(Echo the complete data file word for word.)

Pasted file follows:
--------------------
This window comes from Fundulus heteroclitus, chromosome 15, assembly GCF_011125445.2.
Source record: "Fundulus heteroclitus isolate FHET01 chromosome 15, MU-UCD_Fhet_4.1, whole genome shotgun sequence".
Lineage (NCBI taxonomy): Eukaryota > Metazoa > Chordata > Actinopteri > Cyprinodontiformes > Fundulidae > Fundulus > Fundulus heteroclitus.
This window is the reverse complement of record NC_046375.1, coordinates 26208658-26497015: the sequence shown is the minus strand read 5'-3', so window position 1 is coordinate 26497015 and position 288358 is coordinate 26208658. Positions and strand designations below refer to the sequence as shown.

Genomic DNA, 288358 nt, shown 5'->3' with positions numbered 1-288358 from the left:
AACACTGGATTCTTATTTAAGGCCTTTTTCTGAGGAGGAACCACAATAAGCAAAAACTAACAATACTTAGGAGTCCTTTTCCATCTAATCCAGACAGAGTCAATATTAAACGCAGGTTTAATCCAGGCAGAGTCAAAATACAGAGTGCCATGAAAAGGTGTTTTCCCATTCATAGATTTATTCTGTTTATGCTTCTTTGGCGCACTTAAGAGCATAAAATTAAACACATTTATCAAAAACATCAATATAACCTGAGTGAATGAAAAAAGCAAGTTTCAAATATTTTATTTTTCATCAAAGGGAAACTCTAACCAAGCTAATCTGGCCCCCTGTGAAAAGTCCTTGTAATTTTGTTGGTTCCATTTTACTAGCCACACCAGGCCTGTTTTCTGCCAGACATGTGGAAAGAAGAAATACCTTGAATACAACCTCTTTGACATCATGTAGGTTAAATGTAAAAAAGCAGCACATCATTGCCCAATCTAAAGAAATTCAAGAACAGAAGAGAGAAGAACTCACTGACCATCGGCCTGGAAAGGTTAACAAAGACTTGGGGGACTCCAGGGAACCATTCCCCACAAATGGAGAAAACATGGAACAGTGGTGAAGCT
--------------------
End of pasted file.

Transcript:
This window comes from Fundulus heteroclitus, chromosome 15, assembly GCF_011125445.2.
Source record: "Fundulus heteroclitus isolate FHET01 chromosome 15, MU-UCD_Fhet_4.1, whole genome shotgun sequence".
Lineage (NCBI taxonomy): Eukaryota > Metazoa > Chordata > Actinopteri > Cyprinodontiformes > Fundulidae > Fundulus > Fundulus heteroclitus.
This window is the reverse complement of record NC_046375.1, coordinates 26208658-26497015: the sequence shown is the minus strand read 5'-3', so window position 1 is coordinate 26497015 and position 288358 is coordinate 26208658. Positions and strand designations below refer to the sequence as shown.

Genomic DNA, 288358 nt, shown 5'->3' with positions numbered 1-288358 from the left:
AACACTGGATTCTTATTTAAGGCCTTTTTCTGAGGAGGAACCACAATAAGCAAAAACTAACAATACTTAGGAGTCCTTTTCCATCTAATCCAGACAGAGTCAATATTAAACGCAGGTTTAATCCAGGCAGAGTCAAAATACAGAGTGCCATGAAAAGGTGTTTTCCCATTCATAGATTTATTCTGTTTATGCTTCTTTGGCGCACTTAAGAGCATAAAATTAAACACATTTATCAAAAACATCAATATAACCTGAGTGAATGAAAAAAGCAAGTTTCAAATATTTTATTTTTCATCAAAGGGAAACTCTAACCAAGCTAATCTGGCCCCCTGTGAAAAGTCCTTGTAATTTTGTTGGTTCCATTTTACTAGCCACACCAGGCCTGTTTTCTGCCAGACATGTGGAAAGAAGAAATACCTTGAATACAACCTCTTTGACATCATGTAGGTTAAATGTAAAAAAGCAGCACATCATTGCCCAATCTAAAGAAATTCAAGAACAGAAGAGAGAAGAACTCACTGACCATCGGCCTGGAAAGGTTAACAAAGACTTGGGGGACTCCAGGGAACCATTCCCCACAAATGGAGAAAACATGGAACAGTGGTGAAGCT